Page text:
Thursday, March 18, 2021

Muslim horror in W.A.: Two women face court over alleged planned female genital mutilation of two-week-old baby

WA Police have charged the women, aged 23 and 50, after they allegedly approached a doctor in January for the procedure. Police said the doctor refused and reported the matter to authorities, sparking an investigation by Child Abuse Squad detectives.

The women appeared in the Armadale Magistrates Court on Friday, charged with conspiracy to commit an indictable offence and are due to reappear on April 20.

Magistrate Steven Malley described the matter as a serious offence and dismissed a request made by the pair to regain custody, saying it would be like "putting [the baby] back into the lion's den". The baby girl is now in the hands of Child Protection authorities.

Police did not confirm where the women live but said it was within their Cannington District, which includes Bentley, Queens Park, Rossmoyne, Shelley and Willetton.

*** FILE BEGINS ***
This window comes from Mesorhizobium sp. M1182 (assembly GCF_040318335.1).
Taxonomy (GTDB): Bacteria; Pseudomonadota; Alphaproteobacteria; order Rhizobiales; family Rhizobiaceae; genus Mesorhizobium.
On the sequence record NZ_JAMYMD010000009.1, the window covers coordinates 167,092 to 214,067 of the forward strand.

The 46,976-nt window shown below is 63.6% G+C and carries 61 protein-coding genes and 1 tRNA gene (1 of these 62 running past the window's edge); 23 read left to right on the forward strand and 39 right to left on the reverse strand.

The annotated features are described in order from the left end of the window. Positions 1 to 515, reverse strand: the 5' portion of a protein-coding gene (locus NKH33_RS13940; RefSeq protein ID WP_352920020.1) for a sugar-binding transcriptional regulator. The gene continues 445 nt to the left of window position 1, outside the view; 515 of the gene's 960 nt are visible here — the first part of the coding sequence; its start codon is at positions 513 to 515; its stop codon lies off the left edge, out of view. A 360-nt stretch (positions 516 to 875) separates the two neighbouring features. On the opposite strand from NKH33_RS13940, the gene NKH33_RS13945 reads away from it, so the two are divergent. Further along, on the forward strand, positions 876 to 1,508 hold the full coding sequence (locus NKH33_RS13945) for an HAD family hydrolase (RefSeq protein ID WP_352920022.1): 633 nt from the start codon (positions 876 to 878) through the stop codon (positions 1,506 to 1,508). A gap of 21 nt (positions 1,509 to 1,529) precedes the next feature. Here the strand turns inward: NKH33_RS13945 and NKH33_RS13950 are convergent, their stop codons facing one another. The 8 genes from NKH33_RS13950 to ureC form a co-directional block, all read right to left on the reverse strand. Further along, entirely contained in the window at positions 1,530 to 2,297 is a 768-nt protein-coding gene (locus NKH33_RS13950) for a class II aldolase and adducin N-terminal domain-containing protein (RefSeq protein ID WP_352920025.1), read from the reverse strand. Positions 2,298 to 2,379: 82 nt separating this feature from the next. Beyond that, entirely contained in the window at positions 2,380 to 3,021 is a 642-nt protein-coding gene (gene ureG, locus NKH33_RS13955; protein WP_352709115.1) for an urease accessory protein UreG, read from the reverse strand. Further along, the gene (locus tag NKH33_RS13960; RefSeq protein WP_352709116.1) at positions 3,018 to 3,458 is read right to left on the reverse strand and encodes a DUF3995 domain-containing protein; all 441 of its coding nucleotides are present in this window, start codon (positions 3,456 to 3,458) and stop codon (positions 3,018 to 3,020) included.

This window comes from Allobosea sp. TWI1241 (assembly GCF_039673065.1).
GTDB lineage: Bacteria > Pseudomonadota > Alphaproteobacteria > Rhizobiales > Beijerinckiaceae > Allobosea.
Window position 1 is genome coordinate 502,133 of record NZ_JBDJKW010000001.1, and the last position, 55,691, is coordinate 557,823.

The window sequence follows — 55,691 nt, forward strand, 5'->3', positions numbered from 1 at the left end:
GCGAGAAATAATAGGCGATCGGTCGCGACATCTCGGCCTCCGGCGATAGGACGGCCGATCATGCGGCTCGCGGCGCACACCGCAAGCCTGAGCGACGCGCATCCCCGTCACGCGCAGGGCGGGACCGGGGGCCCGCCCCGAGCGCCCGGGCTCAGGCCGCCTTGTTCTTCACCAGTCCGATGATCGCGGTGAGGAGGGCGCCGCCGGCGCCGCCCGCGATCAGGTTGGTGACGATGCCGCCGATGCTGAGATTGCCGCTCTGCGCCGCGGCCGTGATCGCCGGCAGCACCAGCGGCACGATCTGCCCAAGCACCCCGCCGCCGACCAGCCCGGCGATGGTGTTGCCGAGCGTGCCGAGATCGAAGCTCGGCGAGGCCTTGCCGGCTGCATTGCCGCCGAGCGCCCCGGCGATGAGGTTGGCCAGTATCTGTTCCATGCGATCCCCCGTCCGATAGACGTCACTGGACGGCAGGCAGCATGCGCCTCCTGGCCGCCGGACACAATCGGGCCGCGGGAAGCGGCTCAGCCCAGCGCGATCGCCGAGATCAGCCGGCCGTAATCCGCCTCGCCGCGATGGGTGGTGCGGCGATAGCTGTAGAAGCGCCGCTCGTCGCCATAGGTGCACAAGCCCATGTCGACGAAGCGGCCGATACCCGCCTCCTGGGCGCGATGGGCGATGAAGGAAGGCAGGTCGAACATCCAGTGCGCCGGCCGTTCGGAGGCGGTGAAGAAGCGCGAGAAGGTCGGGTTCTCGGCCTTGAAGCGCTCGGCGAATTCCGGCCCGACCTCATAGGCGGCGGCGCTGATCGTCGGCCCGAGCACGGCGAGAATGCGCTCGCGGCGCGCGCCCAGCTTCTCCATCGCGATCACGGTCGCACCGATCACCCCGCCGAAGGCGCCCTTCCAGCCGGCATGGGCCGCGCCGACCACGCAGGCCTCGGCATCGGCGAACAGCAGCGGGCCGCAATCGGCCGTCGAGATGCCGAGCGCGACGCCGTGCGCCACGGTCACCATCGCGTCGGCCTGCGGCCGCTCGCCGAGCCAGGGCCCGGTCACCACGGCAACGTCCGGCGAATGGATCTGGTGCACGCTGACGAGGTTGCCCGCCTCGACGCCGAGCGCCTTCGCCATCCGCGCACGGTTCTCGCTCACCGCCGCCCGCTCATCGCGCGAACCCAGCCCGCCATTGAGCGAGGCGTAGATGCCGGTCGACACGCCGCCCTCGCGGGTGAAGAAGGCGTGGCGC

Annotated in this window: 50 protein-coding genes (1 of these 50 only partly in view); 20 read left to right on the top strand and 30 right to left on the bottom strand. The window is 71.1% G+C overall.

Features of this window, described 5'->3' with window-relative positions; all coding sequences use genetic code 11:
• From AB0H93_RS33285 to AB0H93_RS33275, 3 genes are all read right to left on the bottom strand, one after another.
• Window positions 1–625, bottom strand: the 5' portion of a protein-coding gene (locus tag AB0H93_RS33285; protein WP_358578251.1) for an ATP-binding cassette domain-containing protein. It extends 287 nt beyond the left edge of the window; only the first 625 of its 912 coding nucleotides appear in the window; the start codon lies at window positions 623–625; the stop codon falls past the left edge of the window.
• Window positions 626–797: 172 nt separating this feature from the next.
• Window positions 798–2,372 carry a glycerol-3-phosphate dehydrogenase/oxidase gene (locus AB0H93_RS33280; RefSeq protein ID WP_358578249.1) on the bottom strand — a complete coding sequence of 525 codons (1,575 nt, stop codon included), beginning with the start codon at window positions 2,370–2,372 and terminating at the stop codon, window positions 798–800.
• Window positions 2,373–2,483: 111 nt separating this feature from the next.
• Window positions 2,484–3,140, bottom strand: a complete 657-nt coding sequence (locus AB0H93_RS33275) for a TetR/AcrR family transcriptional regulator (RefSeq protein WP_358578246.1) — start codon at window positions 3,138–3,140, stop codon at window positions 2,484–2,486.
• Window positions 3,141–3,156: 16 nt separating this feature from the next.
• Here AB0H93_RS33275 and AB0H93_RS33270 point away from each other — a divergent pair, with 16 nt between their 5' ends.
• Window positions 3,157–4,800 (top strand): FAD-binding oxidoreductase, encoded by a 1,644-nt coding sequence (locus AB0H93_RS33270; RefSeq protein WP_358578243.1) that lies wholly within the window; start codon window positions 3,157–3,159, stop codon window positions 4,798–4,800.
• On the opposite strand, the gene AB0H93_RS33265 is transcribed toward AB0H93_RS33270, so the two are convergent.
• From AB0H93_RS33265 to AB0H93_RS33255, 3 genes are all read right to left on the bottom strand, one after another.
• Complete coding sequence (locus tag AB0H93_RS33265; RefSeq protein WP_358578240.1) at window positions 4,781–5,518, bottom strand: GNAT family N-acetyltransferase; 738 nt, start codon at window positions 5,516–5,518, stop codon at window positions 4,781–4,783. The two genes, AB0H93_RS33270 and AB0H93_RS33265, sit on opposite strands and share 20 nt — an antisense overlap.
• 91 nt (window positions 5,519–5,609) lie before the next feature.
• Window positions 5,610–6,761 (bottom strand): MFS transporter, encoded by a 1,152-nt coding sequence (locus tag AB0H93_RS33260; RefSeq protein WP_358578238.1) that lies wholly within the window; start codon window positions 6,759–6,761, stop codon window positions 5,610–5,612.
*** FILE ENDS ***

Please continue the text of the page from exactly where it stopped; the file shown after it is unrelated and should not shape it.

In a statement, WA Police said they believed the genital mutilation was planned as part of cultural beliefs. "The WA Police Force embraces the diversity provided by the many cultural and ethnic groups that form our community," a police spokesperson said.

"Practices which may be acceptable by some cultures and in some countries may constitute criminal offences in Western Australia. "It is an offence to commit female genital mutilation in Western Australia."

Procedures that remove part or all of the external female genitalia or cause injury to female genital organs for non-medical reasons are illegal across Australia.

It is believed around 53,000 women live with female genital mutilation across Australia.